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Filter this or that

Excel formula: Filter this or that
Generic formula 
=FILTER(rng1,(rng2="red")+(rng2="blue"),"No results")
Summary 

To filter data to include only records where a value is this or that, you can use the FILTER function and simple boolean logic expressions. In the example shown, the formula in F5 is:

=FILTER(B5:D14,(D5:D14="red")+(D5:D14="blue"),"No results")

The result returned by FILTER includes only rows where group is "red" or "blue".

Explanation 

This formula relies on the FILTER function to retrieve data based on a logical test built with simple expressions and boolean logic:

(D5:D14="red")+(D5:D14="blue")

After each expression is evaluated, we have the following two arrays:

({TRUE;FALSE;FALSE;FALSE;FALSE;FALSE;TRUE;FALSE;FALSE;FALSE})+
({FALSE;TRUE;FALSE;FALSE;TRUE;FALSE;FALSE;TRUE;FALSE;FALSE})

The math operation (addition) coerces TRUE and FALSE values to 1s and 0s:

=({1;0;0;0;0;0;1;0;0;0})+({0;1;0;0;1;0;0;1;0;0})

The result is a single array like this:

={1;1;0;0;1;0;1;1;0;0}

This final array is delivered to the FILTER function as the include argument, and FILTER returns only rows that correspond to a 1. Or, to put it another way, FILTER removes rows that are zero.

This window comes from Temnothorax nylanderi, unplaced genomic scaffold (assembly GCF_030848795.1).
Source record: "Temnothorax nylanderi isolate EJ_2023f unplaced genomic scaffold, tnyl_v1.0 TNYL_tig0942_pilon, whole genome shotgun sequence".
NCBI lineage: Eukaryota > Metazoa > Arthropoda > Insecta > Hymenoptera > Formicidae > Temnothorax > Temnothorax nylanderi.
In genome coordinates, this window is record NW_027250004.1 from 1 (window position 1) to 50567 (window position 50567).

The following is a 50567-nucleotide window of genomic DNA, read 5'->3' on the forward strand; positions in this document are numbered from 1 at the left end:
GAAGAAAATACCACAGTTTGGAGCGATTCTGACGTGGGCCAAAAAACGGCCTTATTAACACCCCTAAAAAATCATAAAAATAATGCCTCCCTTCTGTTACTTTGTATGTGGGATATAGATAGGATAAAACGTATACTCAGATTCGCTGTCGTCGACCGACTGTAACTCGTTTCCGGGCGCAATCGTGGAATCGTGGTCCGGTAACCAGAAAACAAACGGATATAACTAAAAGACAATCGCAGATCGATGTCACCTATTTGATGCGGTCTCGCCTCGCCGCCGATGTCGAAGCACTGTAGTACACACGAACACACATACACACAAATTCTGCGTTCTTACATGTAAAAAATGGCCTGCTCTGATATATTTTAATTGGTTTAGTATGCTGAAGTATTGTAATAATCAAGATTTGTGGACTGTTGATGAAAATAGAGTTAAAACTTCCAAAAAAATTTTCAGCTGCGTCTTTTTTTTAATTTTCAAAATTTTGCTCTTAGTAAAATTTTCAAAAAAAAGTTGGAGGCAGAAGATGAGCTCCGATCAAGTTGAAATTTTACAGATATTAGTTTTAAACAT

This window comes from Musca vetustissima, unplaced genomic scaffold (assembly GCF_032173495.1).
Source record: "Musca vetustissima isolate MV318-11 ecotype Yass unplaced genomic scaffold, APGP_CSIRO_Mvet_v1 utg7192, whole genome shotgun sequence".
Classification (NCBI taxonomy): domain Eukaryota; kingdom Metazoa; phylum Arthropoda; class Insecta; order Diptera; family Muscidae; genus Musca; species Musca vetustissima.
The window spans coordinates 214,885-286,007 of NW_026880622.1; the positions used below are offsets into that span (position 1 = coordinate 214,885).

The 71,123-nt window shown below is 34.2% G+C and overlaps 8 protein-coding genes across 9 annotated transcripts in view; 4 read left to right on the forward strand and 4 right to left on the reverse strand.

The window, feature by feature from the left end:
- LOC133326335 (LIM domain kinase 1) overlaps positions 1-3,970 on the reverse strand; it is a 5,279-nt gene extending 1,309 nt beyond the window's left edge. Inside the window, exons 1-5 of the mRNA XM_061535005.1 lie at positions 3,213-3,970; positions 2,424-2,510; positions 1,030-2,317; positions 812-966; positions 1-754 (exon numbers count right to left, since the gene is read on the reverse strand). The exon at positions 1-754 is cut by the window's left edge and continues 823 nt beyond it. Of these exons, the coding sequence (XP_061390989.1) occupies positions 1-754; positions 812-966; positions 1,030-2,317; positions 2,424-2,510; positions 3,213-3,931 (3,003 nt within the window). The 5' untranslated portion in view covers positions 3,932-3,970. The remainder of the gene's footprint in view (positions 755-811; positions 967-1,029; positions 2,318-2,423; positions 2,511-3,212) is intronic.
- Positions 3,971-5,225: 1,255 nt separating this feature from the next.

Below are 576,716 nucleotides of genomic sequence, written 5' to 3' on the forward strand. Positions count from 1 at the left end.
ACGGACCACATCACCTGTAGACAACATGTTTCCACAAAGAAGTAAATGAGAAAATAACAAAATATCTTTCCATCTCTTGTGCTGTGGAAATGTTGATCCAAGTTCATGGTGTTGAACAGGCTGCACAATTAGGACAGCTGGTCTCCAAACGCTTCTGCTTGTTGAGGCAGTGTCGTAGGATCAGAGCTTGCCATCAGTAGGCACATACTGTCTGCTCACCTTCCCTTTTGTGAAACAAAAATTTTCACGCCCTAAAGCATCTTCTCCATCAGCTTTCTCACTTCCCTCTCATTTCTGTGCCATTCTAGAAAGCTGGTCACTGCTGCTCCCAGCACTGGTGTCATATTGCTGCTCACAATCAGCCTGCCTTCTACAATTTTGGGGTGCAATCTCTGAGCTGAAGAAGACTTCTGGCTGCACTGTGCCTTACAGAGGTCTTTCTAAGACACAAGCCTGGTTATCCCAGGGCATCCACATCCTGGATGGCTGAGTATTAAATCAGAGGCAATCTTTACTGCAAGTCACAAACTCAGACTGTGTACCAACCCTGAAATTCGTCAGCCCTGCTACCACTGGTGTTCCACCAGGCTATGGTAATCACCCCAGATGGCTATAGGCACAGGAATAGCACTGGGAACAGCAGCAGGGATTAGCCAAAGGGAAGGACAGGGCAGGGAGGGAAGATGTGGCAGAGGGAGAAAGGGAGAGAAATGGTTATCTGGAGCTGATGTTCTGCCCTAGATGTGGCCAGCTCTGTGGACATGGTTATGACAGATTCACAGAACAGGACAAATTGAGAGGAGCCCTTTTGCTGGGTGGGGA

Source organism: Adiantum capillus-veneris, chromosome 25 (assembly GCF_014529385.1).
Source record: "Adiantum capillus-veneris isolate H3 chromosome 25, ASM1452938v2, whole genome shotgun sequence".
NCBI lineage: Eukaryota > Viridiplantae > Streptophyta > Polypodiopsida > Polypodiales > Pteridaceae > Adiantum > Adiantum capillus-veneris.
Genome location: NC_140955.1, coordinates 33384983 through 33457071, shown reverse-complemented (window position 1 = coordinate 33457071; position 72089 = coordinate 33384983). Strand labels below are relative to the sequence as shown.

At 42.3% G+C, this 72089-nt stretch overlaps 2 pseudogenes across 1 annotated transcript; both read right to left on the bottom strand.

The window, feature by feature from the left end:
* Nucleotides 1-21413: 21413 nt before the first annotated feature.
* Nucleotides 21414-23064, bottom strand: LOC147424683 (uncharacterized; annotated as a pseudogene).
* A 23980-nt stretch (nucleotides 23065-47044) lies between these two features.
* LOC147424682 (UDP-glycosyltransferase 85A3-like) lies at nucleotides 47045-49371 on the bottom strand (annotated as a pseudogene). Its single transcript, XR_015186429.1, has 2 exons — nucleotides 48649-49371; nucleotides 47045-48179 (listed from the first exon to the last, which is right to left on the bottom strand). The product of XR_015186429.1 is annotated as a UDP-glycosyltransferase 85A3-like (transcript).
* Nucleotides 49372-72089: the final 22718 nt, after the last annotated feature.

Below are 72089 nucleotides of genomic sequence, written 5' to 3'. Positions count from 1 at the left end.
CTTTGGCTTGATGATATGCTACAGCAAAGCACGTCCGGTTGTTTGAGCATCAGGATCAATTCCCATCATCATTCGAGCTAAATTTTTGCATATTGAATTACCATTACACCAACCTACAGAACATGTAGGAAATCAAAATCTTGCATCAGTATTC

Not mutually exclusive

In the example above, we are testing for two possible values in a single column of data. This means that the two tests are mutually exclusive — both tests can't return TRUE at the same time. However, if you are testing multiple columns/fields for values, there is the possibility that more than one logical test will return TRUE. In that case, the final array may contain numbers larger than 1 (i.e. TRUE + TRUE = 2). This makes a difference in some formulas. However, in this case, it doesn't matter, because FILTER will treat any non-zero value as TRUE when evaluating the include argument.

Video: Boolean algebra in Excel formulas

Author 
Dave Bruns

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